If we’ve learned anything this offseason, it’s that Tom Brady moves mountains.
When Brady announced his return to the Tampa Bay Buccaneers in March after a 40-day farce of a “retirement” (a failed coup that would have resulted in him joining forces with former New Orleans Saints head coach Sean Payton in Miami with the Dolphins), not only did the 44-year-old dominate the news cycle for the second time in a month, but he also took a flamethrower to the NFL’s 2022 regular season schedule, with the league essentially starting over from scratch.
“When Tom Brady retired, we were concerned about the strength of the NFC package because there were so many terrific Tampa Bay games that we were looking at,” Howard Katz, the NFL’s senior VP of broadcasting, expressed to Sam Farmer of the Los Angeles Times. “Then a month later, he unretires and we sort of started all over again.”
The Buccaneers appeared on prime-time five times last season (only the Saints, Dallas Cowboys and Green Bay Packers had more island games) and figure to be well-represented once again with Brady back for his 23rd season and third with Tampa Bay.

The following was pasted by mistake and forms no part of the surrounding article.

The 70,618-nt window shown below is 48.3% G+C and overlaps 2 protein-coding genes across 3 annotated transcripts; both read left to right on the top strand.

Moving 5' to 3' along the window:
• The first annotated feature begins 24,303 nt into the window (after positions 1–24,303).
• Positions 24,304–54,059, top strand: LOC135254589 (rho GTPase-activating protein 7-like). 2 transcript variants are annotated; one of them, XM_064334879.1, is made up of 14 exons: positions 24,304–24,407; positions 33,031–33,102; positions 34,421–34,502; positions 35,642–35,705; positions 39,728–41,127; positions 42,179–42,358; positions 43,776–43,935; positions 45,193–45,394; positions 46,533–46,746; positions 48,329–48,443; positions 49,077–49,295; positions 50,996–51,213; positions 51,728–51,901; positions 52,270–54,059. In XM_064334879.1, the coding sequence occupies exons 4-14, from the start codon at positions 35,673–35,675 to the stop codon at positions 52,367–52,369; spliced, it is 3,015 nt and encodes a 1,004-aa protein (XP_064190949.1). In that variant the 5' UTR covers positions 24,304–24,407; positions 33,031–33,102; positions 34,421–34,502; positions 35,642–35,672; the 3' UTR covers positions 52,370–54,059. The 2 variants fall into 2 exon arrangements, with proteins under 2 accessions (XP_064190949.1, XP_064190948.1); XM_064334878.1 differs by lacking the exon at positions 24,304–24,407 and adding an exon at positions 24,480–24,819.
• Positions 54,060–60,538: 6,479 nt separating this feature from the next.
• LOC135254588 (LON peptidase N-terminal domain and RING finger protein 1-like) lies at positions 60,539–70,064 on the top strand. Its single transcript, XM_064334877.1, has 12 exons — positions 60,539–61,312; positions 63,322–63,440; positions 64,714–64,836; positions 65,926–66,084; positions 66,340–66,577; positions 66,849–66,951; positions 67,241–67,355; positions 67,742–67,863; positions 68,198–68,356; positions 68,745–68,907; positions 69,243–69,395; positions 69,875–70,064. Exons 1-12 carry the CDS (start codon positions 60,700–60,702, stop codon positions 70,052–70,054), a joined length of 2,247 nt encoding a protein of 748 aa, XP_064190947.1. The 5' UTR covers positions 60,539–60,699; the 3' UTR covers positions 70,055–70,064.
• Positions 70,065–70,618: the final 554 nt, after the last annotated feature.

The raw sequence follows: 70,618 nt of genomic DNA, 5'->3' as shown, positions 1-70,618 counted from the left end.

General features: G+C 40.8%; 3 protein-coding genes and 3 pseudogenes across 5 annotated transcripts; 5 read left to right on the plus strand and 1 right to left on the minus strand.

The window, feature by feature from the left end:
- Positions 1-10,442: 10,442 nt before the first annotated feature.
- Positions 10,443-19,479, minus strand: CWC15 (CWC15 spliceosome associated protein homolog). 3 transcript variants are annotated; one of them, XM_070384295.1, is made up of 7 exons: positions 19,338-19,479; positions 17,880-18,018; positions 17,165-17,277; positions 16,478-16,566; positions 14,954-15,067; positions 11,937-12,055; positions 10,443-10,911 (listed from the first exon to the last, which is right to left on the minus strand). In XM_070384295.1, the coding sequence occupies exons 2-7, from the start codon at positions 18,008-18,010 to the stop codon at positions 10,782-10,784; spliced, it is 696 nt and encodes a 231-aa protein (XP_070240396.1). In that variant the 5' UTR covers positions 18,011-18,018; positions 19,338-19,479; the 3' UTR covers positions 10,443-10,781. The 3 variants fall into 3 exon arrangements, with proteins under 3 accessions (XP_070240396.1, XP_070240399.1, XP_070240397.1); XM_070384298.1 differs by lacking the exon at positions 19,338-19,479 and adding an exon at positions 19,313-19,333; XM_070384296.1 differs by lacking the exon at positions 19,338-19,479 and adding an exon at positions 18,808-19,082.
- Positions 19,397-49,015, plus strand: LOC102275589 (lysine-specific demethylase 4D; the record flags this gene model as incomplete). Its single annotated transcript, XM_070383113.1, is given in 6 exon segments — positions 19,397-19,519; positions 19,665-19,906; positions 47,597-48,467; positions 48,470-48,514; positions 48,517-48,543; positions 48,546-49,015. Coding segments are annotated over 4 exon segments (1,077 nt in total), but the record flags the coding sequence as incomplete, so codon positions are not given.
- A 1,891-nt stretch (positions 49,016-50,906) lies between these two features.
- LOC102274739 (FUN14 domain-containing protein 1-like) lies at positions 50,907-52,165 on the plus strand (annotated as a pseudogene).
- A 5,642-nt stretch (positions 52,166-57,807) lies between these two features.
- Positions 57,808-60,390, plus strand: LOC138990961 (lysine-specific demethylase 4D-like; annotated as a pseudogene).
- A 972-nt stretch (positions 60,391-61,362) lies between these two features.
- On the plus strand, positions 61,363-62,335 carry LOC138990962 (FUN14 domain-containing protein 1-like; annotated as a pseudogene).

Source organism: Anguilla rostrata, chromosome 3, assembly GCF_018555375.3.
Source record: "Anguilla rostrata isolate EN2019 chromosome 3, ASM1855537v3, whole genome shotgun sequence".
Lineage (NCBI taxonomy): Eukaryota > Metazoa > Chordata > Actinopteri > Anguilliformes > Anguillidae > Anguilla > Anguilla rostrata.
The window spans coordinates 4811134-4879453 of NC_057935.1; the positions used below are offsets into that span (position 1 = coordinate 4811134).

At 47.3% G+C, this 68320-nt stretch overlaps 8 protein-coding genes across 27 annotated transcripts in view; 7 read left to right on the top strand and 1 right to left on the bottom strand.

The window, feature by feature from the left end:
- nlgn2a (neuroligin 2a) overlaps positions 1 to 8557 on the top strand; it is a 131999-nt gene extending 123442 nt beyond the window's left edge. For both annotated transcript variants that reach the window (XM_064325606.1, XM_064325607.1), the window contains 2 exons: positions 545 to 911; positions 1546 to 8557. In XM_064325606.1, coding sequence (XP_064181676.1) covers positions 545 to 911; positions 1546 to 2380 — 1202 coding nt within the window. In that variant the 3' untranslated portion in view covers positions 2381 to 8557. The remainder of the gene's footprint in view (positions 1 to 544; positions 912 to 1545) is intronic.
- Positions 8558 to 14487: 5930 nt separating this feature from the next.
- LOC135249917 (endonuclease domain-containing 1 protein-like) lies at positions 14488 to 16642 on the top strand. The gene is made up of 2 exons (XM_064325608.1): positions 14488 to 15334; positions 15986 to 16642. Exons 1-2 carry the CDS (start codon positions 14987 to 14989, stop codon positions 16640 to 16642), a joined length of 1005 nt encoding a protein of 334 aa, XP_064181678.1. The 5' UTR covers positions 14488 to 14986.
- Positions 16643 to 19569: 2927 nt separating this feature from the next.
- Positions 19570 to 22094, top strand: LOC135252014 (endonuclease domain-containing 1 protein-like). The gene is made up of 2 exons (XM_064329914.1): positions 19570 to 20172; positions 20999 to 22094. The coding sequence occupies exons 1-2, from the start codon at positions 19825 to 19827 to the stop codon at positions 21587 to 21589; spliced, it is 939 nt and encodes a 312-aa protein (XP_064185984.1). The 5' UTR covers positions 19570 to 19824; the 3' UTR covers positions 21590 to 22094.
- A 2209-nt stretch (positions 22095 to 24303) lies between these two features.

The Buccaneers’ opponents have already been determined (they’ll face the AFC North and NFC West with two games each against division rivals Atlanta, Carolina and New Orleans), though we won’t know in what order until the NFL releases its full schedule Thursday night at 8 p.m. ET. We learned last week the Buccaneers will play the Seahawks Nov. 13 in Munich as part of the NFL’s International Series, which also includes three London games and another in Mexico City.
If Brady feels any lingering guilt from causing schedule-makers to work overtime, you wouldn’t know it from his appearance Sunday in Florida, where the seven-time Super Bowl champion was living his absolute best life, rubbing elbows with Michael Jordan and David Beckham among other celebrities in town for the first-ever Miami Grand Prix.